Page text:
CDC: One quarter of all ED visits during winter are due to snowboarding, sledding accidents

Riley Purpur, 14, was doing a little night sledding with his friends at Berens Park in Elmhurst on Jan. 13 when he broke his ankle.

"I had just completed a run and was on my sled at the bottom of the hill when my friend, who was next in line to go down, crashed into me," he said. The freshman at York Community High School who has played competitive hockey for a decade and who snowboards and skiis, hobbled to the side to assess the damage. "It didn't really hurt at first and I didn't think it was broken," he said.

Broken bones due to snowboarding and sledding top the list of common causes for visits to the Emergency Department (ED) during the winter months. According to the Centers for Disease Control (CDC) one quarter of all ED visits are attributed to snowboarding accidents,, and half of all cases were broken bones and sprains.

"Chicagoans embrace winter with gusto largely because of the great love for hockey, sledding and iceskating," said Gottlieb Memorial Hospital orthopaedic surgeon Daryl O'Connor, who formerly cared for U.S. Olympic ski and winter sports athletes in Salt Lake City, Utah. Dr. O'Connor is board certified in orthopaedic surgery and now specializes in sports medicine in the Orthopaedic Department at Gottlieb Memorial Hospital, part of Loyola University Health System.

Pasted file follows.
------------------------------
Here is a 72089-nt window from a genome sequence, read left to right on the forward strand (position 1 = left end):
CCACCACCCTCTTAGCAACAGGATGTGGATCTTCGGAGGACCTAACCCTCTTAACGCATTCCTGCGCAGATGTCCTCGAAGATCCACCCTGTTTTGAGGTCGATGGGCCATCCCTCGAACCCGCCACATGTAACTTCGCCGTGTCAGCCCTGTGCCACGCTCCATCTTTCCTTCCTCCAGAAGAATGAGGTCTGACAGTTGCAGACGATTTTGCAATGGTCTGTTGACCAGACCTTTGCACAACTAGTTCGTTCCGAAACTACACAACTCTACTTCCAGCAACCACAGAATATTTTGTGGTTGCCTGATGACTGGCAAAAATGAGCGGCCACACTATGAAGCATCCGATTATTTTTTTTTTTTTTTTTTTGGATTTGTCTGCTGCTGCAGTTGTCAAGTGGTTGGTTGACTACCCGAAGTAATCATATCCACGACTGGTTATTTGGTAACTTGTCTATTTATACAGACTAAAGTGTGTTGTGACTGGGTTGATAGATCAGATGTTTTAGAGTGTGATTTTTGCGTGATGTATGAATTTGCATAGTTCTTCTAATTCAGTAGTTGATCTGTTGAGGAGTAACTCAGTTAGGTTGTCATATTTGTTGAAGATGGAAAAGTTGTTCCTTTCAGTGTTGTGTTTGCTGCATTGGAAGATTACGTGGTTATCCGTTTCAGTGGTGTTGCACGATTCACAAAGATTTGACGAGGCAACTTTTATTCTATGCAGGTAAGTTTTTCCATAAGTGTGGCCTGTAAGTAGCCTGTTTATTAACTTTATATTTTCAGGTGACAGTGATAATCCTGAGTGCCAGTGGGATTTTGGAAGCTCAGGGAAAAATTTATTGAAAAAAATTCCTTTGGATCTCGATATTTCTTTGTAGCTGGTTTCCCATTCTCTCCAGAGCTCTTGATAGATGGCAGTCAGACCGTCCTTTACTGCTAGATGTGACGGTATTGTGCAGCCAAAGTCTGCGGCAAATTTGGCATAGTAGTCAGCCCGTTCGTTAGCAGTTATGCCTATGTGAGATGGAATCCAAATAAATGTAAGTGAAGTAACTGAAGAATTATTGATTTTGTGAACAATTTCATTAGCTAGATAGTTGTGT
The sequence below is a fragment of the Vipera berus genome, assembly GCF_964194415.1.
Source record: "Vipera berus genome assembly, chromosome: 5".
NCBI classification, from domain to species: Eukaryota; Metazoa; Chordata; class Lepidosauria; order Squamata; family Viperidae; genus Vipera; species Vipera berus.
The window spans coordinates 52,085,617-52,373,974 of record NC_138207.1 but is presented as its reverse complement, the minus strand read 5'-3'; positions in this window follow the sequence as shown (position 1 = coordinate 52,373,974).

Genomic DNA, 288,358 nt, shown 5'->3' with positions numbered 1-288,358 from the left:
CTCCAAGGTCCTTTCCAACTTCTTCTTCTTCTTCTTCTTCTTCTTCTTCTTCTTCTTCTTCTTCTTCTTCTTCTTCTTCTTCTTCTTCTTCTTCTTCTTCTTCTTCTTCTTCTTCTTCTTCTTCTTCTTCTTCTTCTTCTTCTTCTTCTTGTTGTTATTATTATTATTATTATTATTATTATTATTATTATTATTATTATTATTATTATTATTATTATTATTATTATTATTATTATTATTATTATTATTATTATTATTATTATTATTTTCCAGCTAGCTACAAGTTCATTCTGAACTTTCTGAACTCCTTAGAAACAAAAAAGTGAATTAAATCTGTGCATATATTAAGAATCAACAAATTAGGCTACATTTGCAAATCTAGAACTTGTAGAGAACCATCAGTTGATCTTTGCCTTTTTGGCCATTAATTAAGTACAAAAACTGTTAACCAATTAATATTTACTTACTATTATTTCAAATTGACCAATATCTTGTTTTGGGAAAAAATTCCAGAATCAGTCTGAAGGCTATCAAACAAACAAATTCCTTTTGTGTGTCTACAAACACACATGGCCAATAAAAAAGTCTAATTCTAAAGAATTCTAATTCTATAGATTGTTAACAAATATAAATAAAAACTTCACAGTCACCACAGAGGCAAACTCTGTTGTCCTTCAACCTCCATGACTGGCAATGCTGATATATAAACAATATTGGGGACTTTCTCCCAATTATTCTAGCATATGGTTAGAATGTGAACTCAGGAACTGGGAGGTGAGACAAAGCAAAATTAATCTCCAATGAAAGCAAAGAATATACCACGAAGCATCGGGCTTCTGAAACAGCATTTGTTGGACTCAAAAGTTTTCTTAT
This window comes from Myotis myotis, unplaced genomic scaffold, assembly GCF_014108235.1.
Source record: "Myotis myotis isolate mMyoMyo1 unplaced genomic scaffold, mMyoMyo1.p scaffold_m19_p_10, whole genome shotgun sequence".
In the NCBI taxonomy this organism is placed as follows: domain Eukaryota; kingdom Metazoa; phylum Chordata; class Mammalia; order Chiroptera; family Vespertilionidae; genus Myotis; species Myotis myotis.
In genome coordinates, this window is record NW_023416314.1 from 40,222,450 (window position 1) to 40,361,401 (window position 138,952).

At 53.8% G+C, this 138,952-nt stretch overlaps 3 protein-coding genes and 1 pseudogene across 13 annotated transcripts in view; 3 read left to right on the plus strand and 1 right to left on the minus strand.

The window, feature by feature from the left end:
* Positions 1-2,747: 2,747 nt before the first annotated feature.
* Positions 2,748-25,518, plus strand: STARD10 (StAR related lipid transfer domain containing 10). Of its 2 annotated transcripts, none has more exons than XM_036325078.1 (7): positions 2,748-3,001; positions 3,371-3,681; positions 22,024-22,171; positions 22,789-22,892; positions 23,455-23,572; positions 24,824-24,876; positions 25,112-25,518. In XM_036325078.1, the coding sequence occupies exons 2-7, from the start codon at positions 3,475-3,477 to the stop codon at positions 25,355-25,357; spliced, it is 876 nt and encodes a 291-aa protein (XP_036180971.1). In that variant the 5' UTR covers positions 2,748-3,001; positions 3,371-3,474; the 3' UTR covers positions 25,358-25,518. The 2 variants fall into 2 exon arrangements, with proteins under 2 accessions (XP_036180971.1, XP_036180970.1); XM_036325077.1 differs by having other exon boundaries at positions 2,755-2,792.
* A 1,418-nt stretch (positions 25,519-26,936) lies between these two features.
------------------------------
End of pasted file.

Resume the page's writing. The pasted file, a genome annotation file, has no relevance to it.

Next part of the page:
Deborah Purpur, Riley's mother, kept an eye on her son's ankle that night, and, after a recommendation by a friend the next morning, took her son to the ED for an x-ray. "After understanding that it was indeed broken and not just badly sprained, we went to Gottlieb Memorial Hospital Professional Building where Dr. Jeffrey Meisles explained the break in the tibia and then casted Riley," she said. "I chose green, my favorite color," said Riley, of the boot that also causes him to use crutches.

"Riley suffered a fracture in the tibia, which is the most common long-bone fracture, and will likely heal without any problems," said Meisles, an orthopedic specialist. "The tibia is a weight-bearing bone, and it is important that it heal correctly, so we will assess his progress in the next few weeks."

"Some sports injuries can cause long-term problems. In some cases, even after the original injury heals, permanent or arthritic problems can occur," said O'Connor, who works in partnership with Meisles at Gottlieb.

For Riley, the greatest pain hasn't been the broken ankle, cast and crutches. "It really hurts to be sidelined from playing hockey during the season, and to not be on the team," he said. "I live for hockey which is a much more dangerous sport, and am really disappointed to have been injured by sledding."


The opinions expressed here are the views of the writer and do not necessarily reflect the views and opinions of News Medical.
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